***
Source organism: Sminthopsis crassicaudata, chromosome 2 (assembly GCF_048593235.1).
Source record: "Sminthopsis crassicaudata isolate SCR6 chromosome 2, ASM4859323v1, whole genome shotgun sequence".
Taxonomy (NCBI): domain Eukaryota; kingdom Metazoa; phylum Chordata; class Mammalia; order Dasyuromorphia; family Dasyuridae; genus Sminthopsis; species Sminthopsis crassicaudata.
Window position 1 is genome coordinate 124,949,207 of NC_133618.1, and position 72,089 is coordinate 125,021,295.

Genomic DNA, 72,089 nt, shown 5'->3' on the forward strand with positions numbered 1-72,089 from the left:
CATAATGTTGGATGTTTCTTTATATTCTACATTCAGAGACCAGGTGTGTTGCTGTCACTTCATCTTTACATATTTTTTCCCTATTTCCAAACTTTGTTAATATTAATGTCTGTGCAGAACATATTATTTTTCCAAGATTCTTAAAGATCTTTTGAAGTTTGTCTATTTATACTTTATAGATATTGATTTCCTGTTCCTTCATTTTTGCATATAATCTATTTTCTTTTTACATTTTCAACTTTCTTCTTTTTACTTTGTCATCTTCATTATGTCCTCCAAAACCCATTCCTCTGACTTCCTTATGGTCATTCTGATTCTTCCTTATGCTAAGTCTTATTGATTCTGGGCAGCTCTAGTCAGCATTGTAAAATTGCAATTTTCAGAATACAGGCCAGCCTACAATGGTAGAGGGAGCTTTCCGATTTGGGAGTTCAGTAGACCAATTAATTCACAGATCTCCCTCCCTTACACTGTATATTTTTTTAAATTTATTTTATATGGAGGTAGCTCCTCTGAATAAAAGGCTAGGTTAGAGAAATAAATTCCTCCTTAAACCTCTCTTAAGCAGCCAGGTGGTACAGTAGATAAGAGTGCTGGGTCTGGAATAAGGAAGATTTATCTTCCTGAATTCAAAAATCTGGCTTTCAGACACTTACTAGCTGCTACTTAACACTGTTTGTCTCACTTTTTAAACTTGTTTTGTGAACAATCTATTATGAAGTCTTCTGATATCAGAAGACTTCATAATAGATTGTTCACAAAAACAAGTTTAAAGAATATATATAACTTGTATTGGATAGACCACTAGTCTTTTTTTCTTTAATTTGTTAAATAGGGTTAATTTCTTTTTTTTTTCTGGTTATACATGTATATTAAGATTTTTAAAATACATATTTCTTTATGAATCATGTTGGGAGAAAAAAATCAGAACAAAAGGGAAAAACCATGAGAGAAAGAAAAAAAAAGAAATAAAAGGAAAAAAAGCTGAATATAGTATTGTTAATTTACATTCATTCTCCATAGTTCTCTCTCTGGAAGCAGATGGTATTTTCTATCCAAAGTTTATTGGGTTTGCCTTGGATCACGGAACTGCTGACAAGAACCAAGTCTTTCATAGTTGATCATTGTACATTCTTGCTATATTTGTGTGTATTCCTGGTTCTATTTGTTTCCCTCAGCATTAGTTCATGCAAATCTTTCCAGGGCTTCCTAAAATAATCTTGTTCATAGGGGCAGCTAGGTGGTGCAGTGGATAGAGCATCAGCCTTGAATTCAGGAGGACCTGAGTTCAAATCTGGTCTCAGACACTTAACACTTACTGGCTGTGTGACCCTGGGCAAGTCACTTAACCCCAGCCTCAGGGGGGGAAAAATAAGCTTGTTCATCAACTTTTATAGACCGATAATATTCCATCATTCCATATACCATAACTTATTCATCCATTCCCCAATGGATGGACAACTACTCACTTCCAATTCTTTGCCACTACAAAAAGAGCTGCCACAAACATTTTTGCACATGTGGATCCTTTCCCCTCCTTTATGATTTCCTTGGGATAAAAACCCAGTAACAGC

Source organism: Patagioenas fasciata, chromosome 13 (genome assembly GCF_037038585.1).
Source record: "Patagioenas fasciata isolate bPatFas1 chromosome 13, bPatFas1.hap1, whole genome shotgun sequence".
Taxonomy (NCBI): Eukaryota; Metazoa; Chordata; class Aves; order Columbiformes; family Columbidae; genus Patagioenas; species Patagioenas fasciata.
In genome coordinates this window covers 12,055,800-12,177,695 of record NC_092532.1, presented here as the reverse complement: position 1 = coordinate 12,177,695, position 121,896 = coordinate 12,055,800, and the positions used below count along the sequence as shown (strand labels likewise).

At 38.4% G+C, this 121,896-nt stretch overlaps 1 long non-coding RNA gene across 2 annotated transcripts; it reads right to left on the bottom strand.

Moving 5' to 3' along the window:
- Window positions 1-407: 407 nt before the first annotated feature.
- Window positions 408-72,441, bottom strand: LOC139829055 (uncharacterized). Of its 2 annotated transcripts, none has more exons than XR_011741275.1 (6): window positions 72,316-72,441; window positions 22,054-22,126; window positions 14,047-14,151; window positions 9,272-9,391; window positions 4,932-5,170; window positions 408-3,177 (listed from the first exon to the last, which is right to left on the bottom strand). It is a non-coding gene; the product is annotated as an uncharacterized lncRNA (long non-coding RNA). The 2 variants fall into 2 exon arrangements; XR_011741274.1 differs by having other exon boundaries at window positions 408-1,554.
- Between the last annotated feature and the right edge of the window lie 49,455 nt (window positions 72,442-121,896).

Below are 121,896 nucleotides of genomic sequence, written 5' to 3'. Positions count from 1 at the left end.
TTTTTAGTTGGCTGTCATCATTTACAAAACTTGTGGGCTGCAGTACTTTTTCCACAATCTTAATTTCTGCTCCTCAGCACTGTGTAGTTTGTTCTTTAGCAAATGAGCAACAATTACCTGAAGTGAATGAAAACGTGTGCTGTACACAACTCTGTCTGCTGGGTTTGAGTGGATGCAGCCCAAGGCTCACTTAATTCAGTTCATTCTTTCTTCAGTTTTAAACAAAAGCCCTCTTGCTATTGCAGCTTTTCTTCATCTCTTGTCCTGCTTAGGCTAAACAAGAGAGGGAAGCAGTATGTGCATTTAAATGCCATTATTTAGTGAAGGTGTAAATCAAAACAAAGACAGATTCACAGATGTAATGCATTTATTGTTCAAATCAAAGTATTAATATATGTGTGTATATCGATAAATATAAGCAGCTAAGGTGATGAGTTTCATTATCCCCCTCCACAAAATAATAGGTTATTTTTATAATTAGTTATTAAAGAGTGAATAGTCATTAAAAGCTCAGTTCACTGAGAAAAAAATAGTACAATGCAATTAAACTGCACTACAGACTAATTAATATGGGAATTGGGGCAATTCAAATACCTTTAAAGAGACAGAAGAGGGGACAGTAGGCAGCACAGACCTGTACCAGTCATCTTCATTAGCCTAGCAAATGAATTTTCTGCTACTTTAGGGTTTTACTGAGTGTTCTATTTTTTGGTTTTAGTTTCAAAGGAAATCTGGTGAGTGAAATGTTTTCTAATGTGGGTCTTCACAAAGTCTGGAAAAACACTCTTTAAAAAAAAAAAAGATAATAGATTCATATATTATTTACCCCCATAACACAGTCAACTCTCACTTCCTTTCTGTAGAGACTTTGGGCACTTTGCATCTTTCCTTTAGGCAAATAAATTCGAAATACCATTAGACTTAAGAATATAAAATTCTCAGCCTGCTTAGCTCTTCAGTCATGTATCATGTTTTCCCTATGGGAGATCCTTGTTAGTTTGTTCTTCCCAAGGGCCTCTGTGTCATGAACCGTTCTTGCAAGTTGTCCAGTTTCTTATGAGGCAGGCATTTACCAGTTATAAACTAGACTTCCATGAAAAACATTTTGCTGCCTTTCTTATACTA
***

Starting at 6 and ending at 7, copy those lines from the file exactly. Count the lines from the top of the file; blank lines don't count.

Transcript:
CATAATGTTGGATGTTTCTTTATATTCTACATTCAGAGACCAGGTGTGTTGCTGTCACTTCATCTTTACATATTTTTTCCCTATTTCCAAACTTTGTTAATATTAATGTCTGTGCAGAACATATTATTTTTCCAAGATTCTTAAAGATCTTTTGAAGTTTGTCTATTTATACTTTATAGATATTGATTTCCTGTTCCTTCATTTTTGCATATAATCTATTTTCTTTTTACATTTTCAACTTTCTTCTTTTTACTTTGTCATCTTCATTATGTCCTCCAAAACCCATTCCTCTGACTTCCTTATGGTCATTCTGATTCTTCCTTATGCTAAGTCTTATTGATTCTGGGCAGCTCTAGTCAGCATTGTAAAATTGCAATTTTCAGAATACAGGCCAGCCTACAATGGTAGAGGGAGCTTTCCGATTTGGGAGTTCAGTAGACCAATTAATTCACAGATCTCCCTCCCTTACACTGTATATTTTTTTAAATTTATTTTATATGGAGGTAGCTCCTCTGAATAAAAGGCTAGGTTAGAGAAATAAATTCCTCCTTAAACCTCTCTTAAGCAGCCAGGTGGTACAGTAGATAAGAGTGCTGGGTCTGGAATAAGGAAGATTTATCTTCCTGAATTCAAAAATCTGGCTTTCAGACACTTACTAGCTGCTACTTAACACTGTTTGTCTCACTTTTTAAACTTGTTTTGTGAACAATCTATTATGAAGTCTTCTGATATCAGAAGACTTCATAATAGATTGTTCACAAAAACAAGTTTAAAGAATATATATAACTTGTATTGGATAGACCACTAGTCTTTTTTTCTTTAATTTGTTAAATAGGGTTAATTTCTTTTTTTTTTCTGGTTATACATGTATATTAAGATTTTTAAAATACATATTTCTTTATGAATCATGTTGGGAGAAAAAAATCAGAACAAAAGGGAAAAACCATGAGAGAAAGAAAAAAAAAGAAATAAAAGGAAAAAAAGCTGAATATAGTATTGTTAATTTACATTCATTCTCCATAGTTCTCTCTCTGGAAGCAGATGGTATTTTCTATCCAAAGTTTATTGGGTTTGCCTTGGATCACGGAACTGCTGACAAGAACCAAGTCTTTCATAGTTGATCATTGTACATTCTTGCTATATTTGTGTGTATTCCTGGTTCTATTTGTTTCCCTCAGCATTAGTTCATGCAAATCTTTCCAGGGCTTCCTAAAATAATCTTGTTCATAGGGGCAGCTAGGTGGTGCAGTGGATAGAGCATCAGCCTTGAATTCAGGAGGACCTGAGTTCAAATCTGGTCTCAGACACTTAACACTTACTGGCTGTGTGACCCTGGGCAAGTCACTTAACCCCAGCCTCAGGGGGGGAAAAATAAGCTTGTTCATCAACTTTTATAGACCGATAATATTCCATCATTCCATATACCATAACTTATTCATCCATTCCCCAATGGATGGACAACTACTCACTTCCAATTCTTTGCCACTACAAAAAGAGCTGCCACAAACATTTTTGCACATGTGGATCCTTTCCCCTCCTTTATGATTTCCTTGGGATAAAAACCCAGTAACAGC

Source organism: Patagioenas fasciata, chromosome 13 (genome assembly GCF_037038585.1).